Report: Plane's braking system was non-functional at time of accident
Preliminary reports indicate that the braking system was not functional when an ATR plane collided with the wall of the terminal building at the Piarco International Airport.
Finance Minister Colm Imbert made the revelation in Parliament on Friday.
Minister Imbert was responding to an urgent question as to whether an independent investigation will be conducted in order to determine responsibility for the incident.
“It was not a crash. The aircraft was being taxied by an engineer from the ramp to the hangar and during the taxiing operation, the aircraft collided with the wall of the terminal building. So it was not a crash. There were no passengers on the aircraft. The aircraft was not in service at the time. There could be many causes for this accident. Preliminary reports indicate that the braking system was not functional at the time. However, these are just preliminary reports and it would be irresponsible to speculate at this time on the actual cause of the accident until all of the investigations are completed,” the Finance Minister explained.
Minister Imbert added that the Trinidad and Tobago Civil Aviation has already commenced an independent investigation into the aircraft accident.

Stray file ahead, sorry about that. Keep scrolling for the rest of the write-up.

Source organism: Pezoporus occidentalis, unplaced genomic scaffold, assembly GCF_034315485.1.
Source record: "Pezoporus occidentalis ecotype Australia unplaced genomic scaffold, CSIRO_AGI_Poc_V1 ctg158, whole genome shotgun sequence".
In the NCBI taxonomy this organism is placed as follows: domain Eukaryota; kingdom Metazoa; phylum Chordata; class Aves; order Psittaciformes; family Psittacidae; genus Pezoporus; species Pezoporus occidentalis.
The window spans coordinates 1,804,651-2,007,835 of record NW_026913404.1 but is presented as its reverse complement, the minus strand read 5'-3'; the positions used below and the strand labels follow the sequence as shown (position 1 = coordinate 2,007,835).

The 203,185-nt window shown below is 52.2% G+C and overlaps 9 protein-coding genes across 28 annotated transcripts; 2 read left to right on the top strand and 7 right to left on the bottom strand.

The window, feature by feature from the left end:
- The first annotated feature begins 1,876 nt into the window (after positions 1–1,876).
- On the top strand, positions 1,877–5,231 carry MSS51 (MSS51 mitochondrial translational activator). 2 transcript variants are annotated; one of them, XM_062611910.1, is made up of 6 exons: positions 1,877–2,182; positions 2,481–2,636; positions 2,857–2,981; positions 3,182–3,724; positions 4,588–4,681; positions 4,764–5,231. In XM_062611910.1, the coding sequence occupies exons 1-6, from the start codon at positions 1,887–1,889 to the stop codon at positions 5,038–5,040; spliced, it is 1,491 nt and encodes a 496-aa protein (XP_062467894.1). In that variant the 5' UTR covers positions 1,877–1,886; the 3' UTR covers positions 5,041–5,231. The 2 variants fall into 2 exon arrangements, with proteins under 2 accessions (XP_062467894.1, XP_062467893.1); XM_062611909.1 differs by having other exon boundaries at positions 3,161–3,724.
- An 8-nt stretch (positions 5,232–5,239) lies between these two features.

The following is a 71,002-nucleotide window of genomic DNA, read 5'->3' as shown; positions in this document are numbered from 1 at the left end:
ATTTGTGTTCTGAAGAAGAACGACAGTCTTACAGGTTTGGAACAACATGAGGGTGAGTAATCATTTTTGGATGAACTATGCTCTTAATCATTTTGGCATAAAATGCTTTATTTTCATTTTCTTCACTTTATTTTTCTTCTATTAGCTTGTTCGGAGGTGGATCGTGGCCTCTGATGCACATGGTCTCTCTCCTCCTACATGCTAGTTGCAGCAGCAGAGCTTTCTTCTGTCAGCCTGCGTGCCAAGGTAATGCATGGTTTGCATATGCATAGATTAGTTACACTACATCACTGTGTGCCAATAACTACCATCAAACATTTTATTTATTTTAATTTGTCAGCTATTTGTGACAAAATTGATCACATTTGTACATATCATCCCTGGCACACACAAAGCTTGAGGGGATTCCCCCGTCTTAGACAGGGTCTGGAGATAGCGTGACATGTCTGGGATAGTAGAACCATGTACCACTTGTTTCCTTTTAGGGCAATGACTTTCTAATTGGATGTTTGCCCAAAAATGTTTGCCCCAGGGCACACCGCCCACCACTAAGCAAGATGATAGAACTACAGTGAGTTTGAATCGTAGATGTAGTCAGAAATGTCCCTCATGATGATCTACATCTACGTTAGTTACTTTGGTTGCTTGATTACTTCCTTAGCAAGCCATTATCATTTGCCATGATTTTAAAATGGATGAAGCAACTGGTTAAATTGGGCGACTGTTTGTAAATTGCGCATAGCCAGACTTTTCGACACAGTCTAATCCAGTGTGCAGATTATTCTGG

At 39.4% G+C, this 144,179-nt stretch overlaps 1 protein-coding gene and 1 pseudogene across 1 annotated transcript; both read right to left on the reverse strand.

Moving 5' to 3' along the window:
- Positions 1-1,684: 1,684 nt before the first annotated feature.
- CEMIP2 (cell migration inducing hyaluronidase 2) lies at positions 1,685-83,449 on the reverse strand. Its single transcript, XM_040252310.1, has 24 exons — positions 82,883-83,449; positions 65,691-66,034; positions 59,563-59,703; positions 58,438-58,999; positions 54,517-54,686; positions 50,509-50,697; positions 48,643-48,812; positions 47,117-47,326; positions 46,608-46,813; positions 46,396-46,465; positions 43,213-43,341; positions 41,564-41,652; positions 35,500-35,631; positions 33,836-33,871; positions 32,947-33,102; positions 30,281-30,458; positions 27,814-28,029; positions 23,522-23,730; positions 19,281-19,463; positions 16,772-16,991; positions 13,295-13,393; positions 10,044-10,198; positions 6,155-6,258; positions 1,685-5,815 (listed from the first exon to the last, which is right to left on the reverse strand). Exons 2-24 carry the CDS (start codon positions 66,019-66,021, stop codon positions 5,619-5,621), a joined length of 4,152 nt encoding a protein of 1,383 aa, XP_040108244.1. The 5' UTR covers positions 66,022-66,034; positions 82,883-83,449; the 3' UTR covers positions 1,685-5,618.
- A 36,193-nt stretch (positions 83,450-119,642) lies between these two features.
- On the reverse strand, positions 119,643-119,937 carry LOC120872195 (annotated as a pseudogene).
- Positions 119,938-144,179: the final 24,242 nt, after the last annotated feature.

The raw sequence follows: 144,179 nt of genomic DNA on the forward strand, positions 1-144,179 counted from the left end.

He was unable to give a timeline for the investigation but sought to assure that it will be done in the shortest possible time.
The Finance Minister also noted that the majority of costs will be covered by insurance.
“The Trinidad and Tobago Civil Aviation Authority, an independent institution has commenced an independent investigation into the accident. Caribbean Airlines is conducting its own investigation using its internal process and by way of additional information all of Caribbean Airlines aircrafts are fully insured so that the majority of the cost to repair the aircraft to return it to a serviceable state will be covered by insurance. The only loss will be the usual deductible on the typical insurance policy of this type,” he said.
The Minister was also asked whether it was normal for an engineer to taxi an aircraft at the time of the accident. He said he could not say, but noted that the individual was trained to taxi the aircraft by ATR at its headquarters in France.
On Thursday, the Finance Minister revealed that it would cost $US 1 million to repair the damaged aircraft.